Want to Stay Sharp With Age? Consider a Multivitamin, Suggests New Research

John Egan - The Upside Blog

by | Updated: January 29th, 2023 | Read time: 4 minutes

Could a multivitamin a day keep the cognitive problems away?

A new study from Wake Forest University’s medical school suggests taking a daily multivitamin may improve cognition in older adults, including those with Alzheimer’s disease. However, the researchers point out that more studies need to be undertaken to confirm this finding.

Middle-Aged Women Trying Cognitive Health Solutions Reading While Eating Breakfast at Kitchen Counter Table

Cognitive health & multivitamins: What the study showed

The study, carried out in collaboration with Brigham and Women’s Hospital in Boston, focused on more than 2,200 participants ages 65 and above. Some participants took a multivitamin or a cocoa-based nutrition supplement during a three-year span, while others took a placebo. The cocoa supplement contains flavanols, which previous research indicates may improve cognition.

The study found that while the cocoa supplement and placebos didn’t affect cognition, the multivitamin (Centrum Silver) resulted in a 60% reduction of cognitive decline over the course of three years. The benefit was especially pronounced in people with major cardiovascular disease. People with cardiovascular disease are at great risk of cognitive impairment and decline.

Researcher Laura Baker, professor of gerontology and geriatric medicine at Wake Forest, says the study is the first long-term study of older adults supplementing their diet with multivitamins. The study was published in Alzheimer’s & Dementia: The Journal of the Alzheimer’s Association.

“It’s too early to recommend daily multivitamin supplementation to prevent cognitive decline,” Baker says in a news release. “While these preliminary findings are promising, additional research is needed in a larger and more diverse group of people. Also, we still have work to do to better understand why the multivitamin might benefit cognition in older adults.”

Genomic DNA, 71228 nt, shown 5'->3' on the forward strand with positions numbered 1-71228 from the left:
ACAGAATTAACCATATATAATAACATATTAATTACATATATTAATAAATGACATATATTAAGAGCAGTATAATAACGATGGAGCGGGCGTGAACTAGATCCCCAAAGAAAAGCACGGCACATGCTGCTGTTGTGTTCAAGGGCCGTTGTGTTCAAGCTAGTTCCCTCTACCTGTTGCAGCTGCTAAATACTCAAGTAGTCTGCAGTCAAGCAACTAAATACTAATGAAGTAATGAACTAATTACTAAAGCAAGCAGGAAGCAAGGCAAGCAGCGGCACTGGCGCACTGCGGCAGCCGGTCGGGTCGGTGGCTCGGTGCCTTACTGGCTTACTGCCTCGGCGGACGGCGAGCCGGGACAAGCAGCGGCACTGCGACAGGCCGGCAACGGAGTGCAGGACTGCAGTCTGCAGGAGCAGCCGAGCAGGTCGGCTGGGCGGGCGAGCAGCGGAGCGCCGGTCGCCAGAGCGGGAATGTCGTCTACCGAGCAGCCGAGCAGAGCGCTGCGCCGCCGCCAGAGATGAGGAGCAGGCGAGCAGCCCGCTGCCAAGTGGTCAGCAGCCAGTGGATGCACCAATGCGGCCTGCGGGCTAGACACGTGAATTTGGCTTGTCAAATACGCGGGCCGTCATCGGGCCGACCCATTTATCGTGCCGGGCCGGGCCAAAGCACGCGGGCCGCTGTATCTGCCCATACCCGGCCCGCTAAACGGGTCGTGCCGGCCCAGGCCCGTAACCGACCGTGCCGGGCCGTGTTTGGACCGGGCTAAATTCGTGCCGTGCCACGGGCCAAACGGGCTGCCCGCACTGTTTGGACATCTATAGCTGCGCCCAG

The National Institutes of Health, which funded the multivitamin study, says normal brain function relies on an array of vitamins, minerals and other nutrients. Deficiencies in these nutrients may boost the risk for cognitive decline and dementia as people age, the institute says, yet clinical trials of the effect of nutrients on cognition have generated mixed results.

Around 6 million Americans are living with Alzheimer’s disease and related forms of dementia.

The Alzheimer’s Association says it is encouraged by the study’s findings, but it repeated Baker’s cautionary note that widespread use of multivitamins to curb cognitive decline in older adults isn’t recommended at the moment. Before taking multivitamins and other dietary supplements, people should discuss the benefits and risks with their health care providers, the association says.

In reporting on the study, Harvard Health Publishing stresses that participants had an average age of 73, were mostly white (89%), were mostly female (60%) and were tracked for just three years. All of those factors could have skewed the results. However, the study was a randomized, double-blind clinical trial, which is considered the gold standard in medical research.

Haleon, the maker of Centrum vitamins, and Mars Edge, a producer of cocoa-based nutrition supplements, contributed supplies for the study.

Cognitive health solutions: Who might benefit from multivitamins?

At this point, only two major clinical trials have tested the health benefits of multivitamins. The Wake Forest study was associated with one of those trials. Therefore, research about the effectiveness of multivitamins is inconclusive.

Harvard Health Publishing advises that if you’re unsure about whether to take a multivitamin, you should visit with a registered dietitian to assess which nutrients are missing in your diet. The dietitian might then recommend a multivitamin to supplement your diet.

Oregon State University’s Linus Pauling Institute suggests the following people consider taking a daily multivitamin:

  • Women of childbearing age
  • Pregnant and lactating women
  • People who consume less than 1,200 calories a day
  • Obese people
  • Older adults
  • People with low socioeconomic status
  • Patients who have undergone bariatric weight-loss surgery
  • Vegans
  • People whose diets don’t adhere to federal nutrition guidelines

Food and nutrition scientist Taylor Wallace advocates taking a daily multivitamin, just as he does.

“Research shows the risks are low, and there are real benefits for most people,” Wallace wrote in a Forbes article. “Taking a daily multivitamin is a cost-effective way to insure against hidden micronutrient insufficiencies that can sap your immunity, health and long-term vitality.”

“Taking a supplement every day will not let you off the hook when it comes to eating well, and multivitamins aren’t a magic pill nor a substitute for a healthy lifestyle,” Wallace adds. “Their purpose is to fill nutritional gaps that you may not know exist. That’s why I take one every day — just in case.”

These statements have not been approved by the Food and Drug Administration. These products are not intended to diagnose, treat, cure or prevent disease.